Harsh? Maybe. But Ant-Man and the Wasp just hasn’t clicked for me like it has other people. When I’m watching a superhero/comedy film (like Deadpool) and I can count the times I’d laughed throughout with minimal effort (like Deadpool 2) then that’s a pretty bad sign, and unfortunately that was also the case here.
Furthermore, the mass of writers who all seemingly wanted different things means that this film, despite having the chance to be the vision of one director, struggles to be one interesting and cohesive narrative.
RELEASED: July 6th 2018 DIRECTED BY: Peyton Reed WRITTEN BY: Chris McKenna, Erik Sommers, Andrew Barrer, Gabriel Ferrari & Paul Rudd PRODUCED BY: Kevin Feige & Stephen Broussard MUSIC BY: Christophe Beck
STARRING: Paul Rudd, Evangeline Lilly, Michael Douglas, Michael Peña, Walton Goggins, Hannah John-Kamen, Abby Ryder Fortsen, Randall Park, Laurence Fishburne & Michelle Pfieffer
Hilarious. Innovative. Exciting. These are words I would expect to be using to describe an Ant-Man sequel free of the constraints laid upon it by a change of director a long way into the development process, and an Ant-Man sequel coming eight films later in the monumental Marvel Cinematic Universe.
Unfortunately, the reality is that a lot of this film is flat, disjointed and oft times only mildly amusing.
This post was originally published on my other site, NewToComics.com, but has been moved back to fit in with my MCU review series – if you’re a fan of (or want to be a fan of) comic-books, check it out!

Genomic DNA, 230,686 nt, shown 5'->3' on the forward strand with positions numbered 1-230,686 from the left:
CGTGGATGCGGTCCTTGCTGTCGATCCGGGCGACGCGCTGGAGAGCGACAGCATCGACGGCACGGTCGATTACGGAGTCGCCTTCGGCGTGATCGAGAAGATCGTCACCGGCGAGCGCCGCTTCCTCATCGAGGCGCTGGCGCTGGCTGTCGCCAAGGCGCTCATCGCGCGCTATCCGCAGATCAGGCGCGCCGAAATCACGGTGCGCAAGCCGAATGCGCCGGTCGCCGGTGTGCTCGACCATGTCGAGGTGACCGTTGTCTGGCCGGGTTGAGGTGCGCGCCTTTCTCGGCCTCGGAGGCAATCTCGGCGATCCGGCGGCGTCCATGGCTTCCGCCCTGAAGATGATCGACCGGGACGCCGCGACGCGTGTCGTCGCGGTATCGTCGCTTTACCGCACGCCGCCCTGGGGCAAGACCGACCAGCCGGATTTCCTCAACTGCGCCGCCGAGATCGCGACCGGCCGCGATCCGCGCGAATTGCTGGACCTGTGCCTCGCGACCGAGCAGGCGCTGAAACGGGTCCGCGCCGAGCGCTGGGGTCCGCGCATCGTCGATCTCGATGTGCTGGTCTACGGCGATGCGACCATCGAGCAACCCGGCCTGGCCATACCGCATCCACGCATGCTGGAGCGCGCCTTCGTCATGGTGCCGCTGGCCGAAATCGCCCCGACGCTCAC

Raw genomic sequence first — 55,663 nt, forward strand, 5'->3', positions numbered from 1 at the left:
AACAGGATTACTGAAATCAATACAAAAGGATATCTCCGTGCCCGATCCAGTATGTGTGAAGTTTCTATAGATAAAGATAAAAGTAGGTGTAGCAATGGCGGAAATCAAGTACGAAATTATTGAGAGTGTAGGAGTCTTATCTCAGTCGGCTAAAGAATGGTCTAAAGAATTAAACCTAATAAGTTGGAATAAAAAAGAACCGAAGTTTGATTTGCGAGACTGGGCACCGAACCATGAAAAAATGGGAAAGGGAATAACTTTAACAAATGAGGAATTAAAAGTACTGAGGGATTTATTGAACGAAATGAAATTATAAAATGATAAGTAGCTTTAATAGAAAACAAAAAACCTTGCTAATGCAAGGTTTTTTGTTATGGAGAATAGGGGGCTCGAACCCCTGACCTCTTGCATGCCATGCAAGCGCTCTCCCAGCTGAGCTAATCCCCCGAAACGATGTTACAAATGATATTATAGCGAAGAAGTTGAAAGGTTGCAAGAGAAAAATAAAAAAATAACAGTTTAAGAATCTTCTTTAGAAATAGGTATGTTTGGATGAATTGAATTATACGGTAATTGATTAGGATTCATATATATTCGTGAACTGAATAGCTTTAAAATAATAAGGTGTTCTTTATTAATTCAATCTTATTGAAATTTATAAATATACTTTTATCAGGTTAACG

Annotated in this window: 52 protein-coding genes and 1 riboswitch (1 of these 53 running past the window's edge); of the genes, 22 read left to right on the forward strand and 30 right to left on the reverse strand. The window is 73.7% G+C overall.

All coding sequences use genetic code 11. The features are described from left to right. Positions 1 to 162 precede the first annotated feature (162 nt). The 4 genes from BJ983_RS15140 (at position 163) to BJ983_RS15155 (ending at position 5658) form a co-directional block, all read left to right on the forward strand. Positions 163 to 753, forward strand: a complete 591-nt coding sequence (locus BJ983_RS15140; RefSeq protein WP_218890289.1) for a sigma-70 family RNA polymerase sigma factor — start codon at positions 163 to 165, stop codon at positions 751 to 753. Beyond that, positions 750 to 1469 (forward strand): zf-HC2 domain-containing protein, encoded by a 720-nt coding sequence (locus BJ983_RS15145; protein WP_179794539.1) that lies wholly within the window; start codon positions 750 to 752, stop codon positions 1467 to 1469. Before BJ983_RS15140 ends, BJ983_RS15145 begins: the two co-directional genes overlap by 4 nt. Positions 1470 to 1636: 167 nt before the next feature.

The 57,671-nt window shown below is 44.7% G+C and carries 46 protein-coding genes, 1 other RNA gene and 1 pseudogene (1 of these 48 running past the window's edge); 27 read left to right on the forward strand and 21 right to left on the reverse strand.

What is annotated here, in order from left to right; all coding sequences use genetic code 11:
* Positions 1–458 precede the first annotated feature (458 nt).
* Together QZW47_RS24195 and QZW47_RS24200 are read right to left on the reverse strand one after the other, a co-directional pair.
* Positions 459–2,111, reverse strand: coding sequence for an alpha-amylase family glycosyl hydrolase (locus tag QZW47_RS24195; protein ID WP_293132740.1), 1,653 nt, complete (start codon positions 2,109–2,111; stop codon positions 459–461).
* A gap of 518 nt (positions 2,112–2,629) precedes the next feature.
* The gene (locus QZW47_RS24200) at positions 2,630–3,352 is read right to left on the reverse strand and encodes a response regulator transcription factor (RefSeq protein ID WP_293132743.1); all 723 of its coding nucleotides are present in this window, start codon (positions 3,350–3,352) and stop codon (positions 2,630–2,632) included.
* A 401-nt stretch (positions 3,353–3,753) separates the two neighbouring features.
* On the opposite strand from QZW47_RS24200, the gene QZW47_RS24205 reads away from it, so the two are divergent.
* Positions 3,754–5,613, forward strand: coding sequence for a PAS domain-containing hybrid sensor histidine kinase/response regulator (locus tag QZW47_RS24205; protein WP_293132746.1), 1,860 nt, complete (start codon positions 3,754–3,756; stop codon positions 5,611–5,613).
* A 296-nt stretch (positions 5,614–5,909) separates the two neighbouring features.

Is this my new favourite film? It may just be.
RELEASED: 6th May 2016 DIRECTED BY: Anthony & Joe Russo WRITTEN BY: Christopher Marcus & Stephen McFeely PRODUCED BY: Kevin Feige MUSIC BY: Henry Jackman STARRING: Chris Evans, Robert Downey, Jr., Scarlett Johansson, Sebastian Stan, Anthony Mackie, Don Cheadle, Jeremy Renner, Chadwick Boseman, Paul Bettany, Elizabeth Olsen, Paul Rudd, Emily VanCamp, Tom Holland, Martin Freeman, Frank Grillo, Daniel Brühl and William Hurt
It’s been ten years since the MCU began with Iron Man. In those nine years, super-hero films have become a more common occurrence than ever before. Each film is released to varying success; for many, myself included, BvS was a low point, whilst other films, like The Avengers hit a high.
And then there’s Captain America: Civil War. By the time Civil War had been out for fifteen hours here in the United Kingdom, I’d already seen it twice. That alone should tell you where I stand on the film.
But here’s a little more detail anyway:
After the devastating battles of The Avengers, The Winter Soldier, Age of Ultron and the opening scenes of this very film, the governments of the world have had enough. The Sokovia Accords are passed; they decree that the Avengers must answer to the United Nations; they will be regulated, and can only go into action when the U.N. says so.
Steve Rogers, obviously sceptical of government oversight after the events of The Winter Soldier, opposes the new law. Meanwhile, Tony Stark, who feels guilt over creating Ultron, backs it. Things are further complicated when Steve’s best friend, Bucky, is implicated in the death of King T’Chakka of Wakanda. Refusing to sign the Sokovia Accords, but desperate to prove his friends innocence, Steve must work outside the law to do what he thinks is right.